In the second half of the year of 1804, Pestalozzi started to set-up his new institute in the castle of Yverdon in conjunction with three fellow teachers. During this same time, Fellenberg was making very autocratic decisions at Münchenbuchsee and disliked anyone to contradict his views. As a consequence the mood of the teachers and pupils of Münchenbuchsee deteriorated to such a degree that many of the teachers and pupils transferred to Yverdon after six months.
Pestalozzi's institute in Yverdon became famous very quickly and his educational impulse extended first of all towards Germany and especially towards Prussia but also towards France, Spain, Italy, England, Russia and America. The institute was directed by a committee consisting of Pestalozzi and four of his colleagues. This committee chose a director for each class and took care of financial matters.
The institute was in its prime in the short period between 1807 and 1809. During this time the school community consisted of 165 pupils, 31 teachers and trainees, 32 "Seminaristen" and 10 members of the Pestalozzi family with their servants- altogether around 250 people. Pestalozzi's School for Daughters also belonged to the same community and was situated right next to the castle where there was separate education and classes for boys and girls.The institute always struggled financially because Pestalozzi accepted very low accommodation fees. Furthermore nearly one third of the pupils were not paying any school fees as many pupils were accepted free of charge whose parents were so poor they were unable to pay. The teachers did not receive wages, just their board and accommodation. The school was suffering from heavy economic losses due to a lack of budgeting and improper bookkeeping. The institute’s affiliated letterpress in particular suffered heavy losses.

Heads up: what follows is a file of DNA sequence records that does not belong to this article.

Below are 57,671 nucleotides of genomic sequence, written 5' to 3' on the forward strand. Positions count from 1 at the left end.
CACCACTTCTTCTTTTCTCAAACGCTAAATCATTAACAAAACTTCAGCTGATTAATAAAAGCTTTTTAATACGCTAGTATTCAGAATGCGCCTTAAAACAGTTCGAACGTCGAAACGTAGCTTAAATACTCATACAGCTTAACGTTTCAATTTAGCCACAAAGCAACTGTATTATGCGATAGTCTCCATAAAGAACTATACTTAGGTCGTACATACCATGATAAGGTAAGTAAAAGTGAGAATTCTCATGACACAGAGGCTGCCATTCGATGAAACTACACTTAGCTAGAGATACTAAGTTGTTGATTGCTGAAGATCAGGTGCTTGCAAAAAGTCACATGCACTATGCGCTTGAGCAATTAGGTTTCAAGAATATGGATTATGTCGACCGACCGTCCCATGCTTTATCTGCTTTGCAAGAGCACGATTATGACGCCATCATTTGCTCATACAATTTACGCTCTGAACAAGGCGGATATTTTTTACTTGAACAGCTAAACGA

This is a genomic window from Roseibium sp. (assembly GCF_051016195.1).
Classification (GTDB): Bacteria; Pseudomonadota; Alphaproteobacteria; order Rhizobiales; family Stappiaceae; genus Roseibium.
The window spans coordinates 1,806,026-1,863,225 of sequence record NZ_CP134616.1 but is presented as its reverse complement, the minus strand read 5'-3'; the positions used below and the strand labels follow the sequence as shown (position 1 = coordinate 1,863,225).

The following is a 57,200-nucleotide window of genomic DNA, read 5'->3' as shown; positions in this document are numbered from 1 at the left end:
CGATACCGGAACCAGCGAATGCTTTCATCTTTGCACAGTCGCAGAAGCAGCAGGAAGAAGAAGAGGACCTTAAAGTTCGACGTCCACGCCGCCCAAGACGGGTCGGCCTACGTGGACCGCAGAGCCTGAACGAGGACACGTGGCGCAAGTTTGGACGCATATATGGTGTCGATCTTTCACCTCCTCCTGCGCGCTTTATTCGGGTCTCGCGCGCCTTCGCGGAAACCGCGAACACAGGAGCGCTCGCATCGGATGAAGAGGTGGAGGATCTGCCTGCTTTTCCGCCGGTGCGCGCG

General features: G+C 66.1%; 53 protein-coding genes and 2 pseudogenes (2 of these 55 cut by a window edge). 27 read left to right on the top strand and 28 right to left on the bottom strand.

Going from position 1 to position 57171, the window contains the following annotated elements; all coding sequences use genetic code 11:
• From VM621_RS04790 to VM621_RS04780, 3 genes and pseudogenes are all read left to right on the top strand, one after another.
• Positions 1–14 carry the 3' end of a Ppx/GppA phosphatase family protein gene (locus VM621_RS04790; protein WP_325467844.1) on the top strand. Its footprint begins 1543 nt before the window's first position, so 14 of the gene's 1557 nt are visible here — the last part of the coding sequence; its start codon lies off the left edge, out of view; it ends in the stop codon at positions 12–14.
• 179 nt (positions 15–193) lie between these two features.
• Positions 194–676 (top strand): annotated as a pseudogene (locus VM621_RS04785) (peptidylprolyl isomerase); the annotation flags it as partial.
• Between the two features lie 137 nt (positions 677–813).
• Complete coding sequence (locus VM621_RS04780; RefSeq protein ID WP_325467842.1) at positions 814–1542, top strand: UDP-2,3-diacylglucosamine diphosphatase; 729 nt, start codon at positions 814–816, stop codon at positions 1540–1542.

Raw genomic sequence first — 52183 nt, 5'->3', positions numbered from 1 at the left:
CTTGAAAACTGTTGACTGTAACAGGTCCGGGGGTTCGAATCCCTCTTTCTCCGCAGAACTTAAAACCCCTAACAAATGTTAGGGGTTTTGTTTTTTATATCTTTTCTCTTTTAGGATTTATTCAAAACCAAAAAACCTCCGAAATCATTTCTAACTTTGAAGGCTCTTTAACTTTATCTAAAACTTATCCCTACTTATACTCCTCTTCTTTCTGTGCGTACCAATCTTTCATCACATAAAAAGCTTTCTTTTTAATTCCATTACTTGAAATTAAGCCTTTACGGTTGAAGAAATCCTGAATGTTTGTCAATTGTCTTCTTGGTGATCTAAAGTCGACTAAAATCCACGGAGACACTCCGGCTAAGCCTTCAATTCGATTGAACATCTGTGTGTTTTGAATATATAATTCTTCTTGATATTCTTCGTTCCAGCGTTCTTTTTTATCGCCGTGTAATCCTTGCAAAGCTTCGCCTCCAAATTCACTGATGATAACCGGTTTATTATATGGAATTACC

During classes the pupils were taught in groups. Pupils who excelled in a subject were used immediately as teachers for their fellow classmates. Classes were long and the amount of lessons totalled about 60 hours a week. This is three times as much as what is common in schools in Switzerland or Germany today. Taught subjects were Maths (arithmetic and algebra), Morphology, Art, Geography, History, German and French, Religious Education, Science (Chemistry, Physics, Zoology, Botany), Latin, Gymnastics, Music, Bookkeeping and Letter Writing. As Pestalozzi's institute was meant to be an experimental school, the schedule was flexible and at certain times of the day the children had time for individual learning.
Pestalozzi approved of a tight co-operation with the pupils’ parents, inviting them to express their criticism openly and frankly. Every day visitors came to Yverdon and were able to observe every classroom activity. Pestalozzi himself showed the visitors around and took personal pride in the interest that was shown concerning the educational work of his institute. The teachers were obliged to inform the parents regularly about the behaviour and the progress of their children. Standard methods such as tests, marks and reports, which were introduced to schools at this time and common in most of the schools today, did not exist at Pestalozzi's institute. Pestalozzi did not want the children to be compared with each other and believed that the capacity of a child should only be measured by their own individual merits.